4:30 am came way too early, and as I peered out my window, my fears (hopes???) were confirmed as the weather still looked to be less than ideal for a sunrise shoot. I was a mixed bag of fatigue-induced emotions, equal parts stoked to justify a few more hours of sleep as well as disappointed that my hopes for an epic sunrise were dashed. I lay back down–restless. Minutes ticked by…I couldn’t do it. I had to get up. No matter how I tried to justify, I could not…not shoot. Here I was in one of the most wildly beautiful places on earth, and damn it all if a few clouds and half-closed eyelids were going to hold me back…

I frantically threw on my clothes, grabbed my pack, turned on my headlamp and out the door I went.

As part of a larger group during the entirety of this trip, I did not have my own car, so I was relegated to shooting locations that were relatively easy to get to from where we were staying. As I walked hurriedly up the dirt road, the clouds began to clear a bit, and the ambient light began to grow brighter.

Let’s clarify something real quick here–dawn is a fantastic time to shoot landscape imagery. The light is soft and inviting. It is one of my favorite types of light to shoot. Dawn, however, is incredibly fleeting. It does not occur right before sunrise. Typically, dawn happens about 8-15 minutes before sunrise. These were the thoughts that were going through my head as I watched dawn grow closer…and closer. I quickly realized that I had myself in quite a conundrum…I was still a decent ways away from my pre-selected shooting spot.

So I did what any photographer would do when suffering from the immediate effects of FOMI (Fear Of Missing It–closely related to FOMIA [fear of missing it ALL]).I STARTED RUNNING. I’m not talking casual fast-paced walk here. I’m talking Usaine Bolt arm-pumping, foaming at the mouth, heart coming through my throat sprint with a fully loaded camera pack. My lungs felt like the inside of a crematorium–I promise you I was closer to respiratory failure than Joan Rivers is to her next facial procedure…

With no time to spare, I arrived at “the spot”. I threw my pack on the ground, wrestled my camera onto the tripod, inserted the cable release, grabbed a grad filter and clicked away like the crazed photographer that I was/am. Sunrise was a bit of a bust, but dawn was worth every minute on the pain train. Moral of the story? Don’t set your alarm if you don’t plan on getting up. And if you do plan on getting up, don’t go back to bed for 10 min before putting yourself through hell to capture the goods. Oh, and the real moral of the story??? Don’t give yourself a choice. ALWAYS get up and go. I’ve never regretted getting skunked behind the lens, but I certainly wouldn’t mind taking back all the times I buried my head in the pillow…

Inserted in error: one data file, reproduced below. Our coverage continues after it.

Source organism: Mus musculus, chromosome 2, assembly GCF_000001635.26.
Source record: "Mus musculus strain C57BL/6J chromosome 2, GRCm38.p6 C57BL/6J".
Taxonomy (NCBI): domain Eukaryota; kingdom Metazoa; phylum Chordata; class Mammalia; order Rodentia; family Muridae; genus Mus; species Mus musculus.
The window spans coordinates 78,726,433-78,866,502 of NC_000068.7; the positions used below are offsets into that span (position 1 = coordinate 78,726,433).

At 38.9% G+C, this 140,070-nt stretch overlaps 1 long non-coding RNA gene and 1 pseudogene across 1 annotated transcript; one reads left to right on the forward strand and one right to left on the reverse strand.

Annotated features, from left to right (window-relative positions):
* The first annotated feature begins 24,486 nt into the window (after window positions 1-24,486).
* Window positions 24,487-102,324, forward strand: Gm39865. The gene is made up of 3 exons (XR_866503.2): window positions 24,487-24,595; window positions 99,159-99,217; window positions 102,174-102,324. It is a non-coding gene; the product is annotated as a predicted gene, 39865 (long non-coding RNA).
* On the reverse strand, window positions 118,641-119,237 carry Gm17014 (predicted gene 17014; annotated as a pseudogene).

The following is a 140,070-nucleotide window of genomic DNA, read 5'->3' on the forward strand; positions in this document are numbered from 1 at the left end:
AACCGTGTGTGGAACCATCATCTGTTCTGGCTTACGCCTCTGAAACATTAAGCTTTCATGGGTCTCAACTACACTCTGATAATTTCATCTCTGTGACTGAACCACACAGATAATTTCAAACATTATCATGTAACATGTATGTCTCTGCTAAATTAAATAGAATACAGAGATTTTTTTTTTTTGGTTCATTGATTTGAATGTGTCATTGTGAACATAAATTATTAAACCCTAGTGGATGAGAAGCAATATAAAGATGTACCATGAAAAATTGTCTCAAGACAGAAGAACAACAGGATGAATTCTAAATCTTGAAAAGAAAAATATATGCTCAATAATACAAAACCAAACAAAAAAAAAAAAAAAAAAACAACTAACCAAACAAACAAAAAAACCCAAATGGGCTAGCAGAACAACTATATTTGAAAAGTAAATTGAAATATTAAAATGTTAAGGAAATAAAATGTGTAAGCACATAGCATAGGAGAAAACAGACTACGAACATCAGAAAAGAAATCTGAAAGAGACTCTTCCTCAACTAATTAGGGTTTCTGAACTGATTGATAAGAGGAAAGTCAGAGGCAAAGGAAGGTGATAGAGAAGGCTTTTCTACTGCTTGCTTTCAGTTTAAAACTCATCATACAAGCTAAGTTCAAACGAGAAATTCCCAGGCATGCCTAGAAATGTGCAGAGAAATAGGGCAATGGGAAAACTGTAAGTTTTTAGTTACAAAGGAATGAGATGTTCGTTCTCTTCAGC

Antarctica Photo Tour 2015

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We have officially opened registration for our 2015 Antarctica Photo Tour. This year’s adventure was absolutely jaw-dropping and unforgettable on all accounts! Click the link below for details. Contact us at adam@adambarkerphotography.com or 801-550-9141 to register or with any questions! Space is limited, and will go quickly! Antarctica is the hottest selling trip in the world right now. Don’t miss your opportunity to check this one off the bucket list!

http://www.adambarkerphotography.com/workshops/antarctica-2015/1/

 

“Dear Facebook”…

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Dear Facebook:

I feel like maybe I should be doing this in person, as opposed to a detached, heartless online letter. We have, after all, spent a lot of time with each other over the past several years. You’ve been there for the birth of my children, my travels round the world and the intimate, awkward and even heartbreaking moments with family and friends.

Perhaps more importantly, you’ve connected me with countless individuals and entities that share in my passion for photography and photo education. You were kind—almost too kind. At times, showering me with (sometimes less than deserved) praise on a daily basis, relaying the energetic and enthusiastic words of our mutual friends, and even providing insight and critique on occasion.

We grew together—you more than me (HELLO!!!), but hey, you always had more friends anyway. I’m happy for you—really, I am. Ecstatic? Hardly. Jealous? Not even. Hurt? Maybe (sigh…)

I wish I could say it’s not you, it’s me. I mean—that always worked in the past. But this time FB (is it cool if I still call you FB despite this minor quibble?), it’s most definitely you. We used to hang out all the time. BIZ BUDDIES! Right?!? We were so good together. I’d post fancy pants pictures, you’d show all our friends and we’d all party for a couple of hours—ya know—high fives, lots of online love, a like here–a share there. We were unbeatable you and me. But suddenly, you’ve grown incredibly distant (gulp…).  FB, you’ve…changed.